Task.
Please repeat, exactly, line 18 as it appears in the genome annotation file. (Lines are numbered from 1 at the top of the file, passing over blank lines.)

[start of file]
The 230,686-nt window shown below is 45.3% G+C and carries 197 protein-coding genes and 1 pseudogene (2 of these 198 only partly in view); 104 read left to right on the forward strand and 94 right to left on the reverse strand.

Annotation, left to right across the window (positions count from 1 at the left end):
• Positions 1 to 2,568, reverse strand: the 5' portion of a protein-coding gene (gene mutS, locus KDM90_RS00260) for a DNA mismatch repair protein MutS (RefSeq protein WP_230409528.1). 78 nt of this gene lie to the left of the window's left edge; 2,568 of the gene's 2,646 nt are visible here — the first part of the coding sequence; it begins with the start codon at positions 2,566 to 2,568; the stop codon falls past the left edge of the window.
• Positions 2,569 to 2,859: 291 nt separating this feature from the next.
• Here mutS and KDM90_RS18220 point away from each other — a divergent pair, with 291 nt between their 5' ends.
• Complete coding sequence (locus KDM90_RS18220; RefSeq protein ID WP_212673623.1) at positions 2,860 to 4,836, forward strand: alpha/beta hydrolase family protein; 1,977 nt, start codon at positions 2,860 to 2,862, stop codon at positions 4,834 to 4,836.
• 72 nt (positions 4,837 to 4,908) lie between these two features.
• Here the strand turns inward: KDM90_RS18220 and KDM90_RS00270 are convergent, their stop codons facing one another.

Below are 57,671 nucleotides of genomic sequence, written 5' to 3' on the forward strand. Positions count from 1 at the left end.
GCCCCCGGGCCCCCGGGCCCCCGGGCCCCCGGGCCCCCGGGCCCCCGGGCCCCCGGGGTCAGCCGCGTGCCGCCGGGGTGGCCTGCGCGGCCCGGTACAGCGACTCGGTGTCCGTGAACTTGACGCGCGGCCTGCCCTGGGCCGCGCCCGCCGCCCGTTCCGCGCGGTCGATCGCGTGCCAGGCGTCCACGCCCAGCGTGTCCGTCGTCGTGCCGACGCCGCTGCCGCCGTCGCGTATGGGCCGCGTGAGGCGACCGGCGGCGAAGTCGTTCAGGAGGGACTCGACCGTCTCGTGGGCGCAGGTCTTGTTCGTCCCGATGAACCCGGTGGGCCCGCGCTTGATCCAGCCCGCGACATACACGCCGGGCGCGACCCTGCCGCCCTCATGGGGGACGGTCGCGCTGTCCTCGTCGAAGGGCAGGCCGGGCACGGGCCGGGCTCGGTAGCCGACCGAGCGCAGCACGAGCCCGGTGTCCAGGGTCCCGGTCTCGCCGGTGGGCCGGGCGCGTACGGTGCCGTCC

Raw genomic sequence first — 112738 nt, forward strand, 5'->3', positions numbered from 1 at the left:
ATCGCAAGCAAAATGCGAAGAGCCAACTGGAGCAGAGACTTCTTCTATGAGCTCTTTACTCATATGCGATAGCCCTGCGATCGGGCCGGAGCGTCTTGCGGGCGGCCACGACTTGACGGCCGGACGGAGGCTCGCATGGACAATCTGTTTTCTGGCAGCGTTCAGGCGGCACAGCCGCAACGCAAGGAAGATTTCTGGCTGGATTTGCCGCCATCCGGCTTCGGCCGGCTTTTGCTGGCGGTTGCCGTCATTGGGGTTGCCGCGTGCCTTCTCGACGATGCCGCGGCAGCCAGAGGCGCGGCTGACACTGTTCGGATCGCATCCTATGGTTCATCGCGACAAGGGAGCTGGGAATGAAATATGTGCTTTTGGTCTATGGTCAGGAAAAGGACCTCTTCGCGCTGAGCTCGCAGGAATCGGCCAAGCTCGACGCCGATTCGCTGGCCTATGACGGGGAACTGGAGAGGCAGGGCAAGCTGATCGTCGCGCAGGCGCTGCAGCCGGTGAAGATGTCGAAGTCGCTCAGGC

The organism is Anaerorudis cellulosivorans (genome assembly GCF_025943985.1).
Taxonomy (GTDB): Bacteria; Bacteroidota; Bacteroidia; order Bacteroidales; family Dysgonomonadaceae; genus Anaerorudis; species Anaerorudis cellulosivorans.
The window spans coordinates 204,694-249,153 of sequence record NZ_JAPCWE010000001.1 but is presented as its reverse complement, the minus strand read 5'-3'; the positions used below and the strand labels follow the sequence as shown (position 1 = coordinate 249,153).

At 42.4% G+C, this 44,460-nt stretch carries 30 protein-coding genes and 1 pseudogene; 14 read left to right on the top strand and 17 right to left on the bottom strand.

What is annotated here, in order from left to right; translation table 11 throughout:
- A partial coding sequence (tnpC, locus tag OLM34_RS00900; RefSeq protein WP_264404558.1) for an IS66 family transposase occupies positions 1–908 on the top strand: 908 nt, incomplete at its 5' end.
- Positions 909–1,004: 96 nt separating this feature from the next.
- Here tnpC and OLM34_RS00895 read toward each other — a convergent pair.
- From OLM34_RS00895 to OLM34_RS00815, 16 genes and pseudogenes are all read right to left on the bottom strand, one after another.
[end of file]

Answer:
- A partial coding sequence (tnpC, locus tag OLM34_RS00900; RefSeq protein WP_264404558.1) for an IS66 family transposase occupies positions 1–908 on the top strand: 908 nt, incomplete at its 5' end.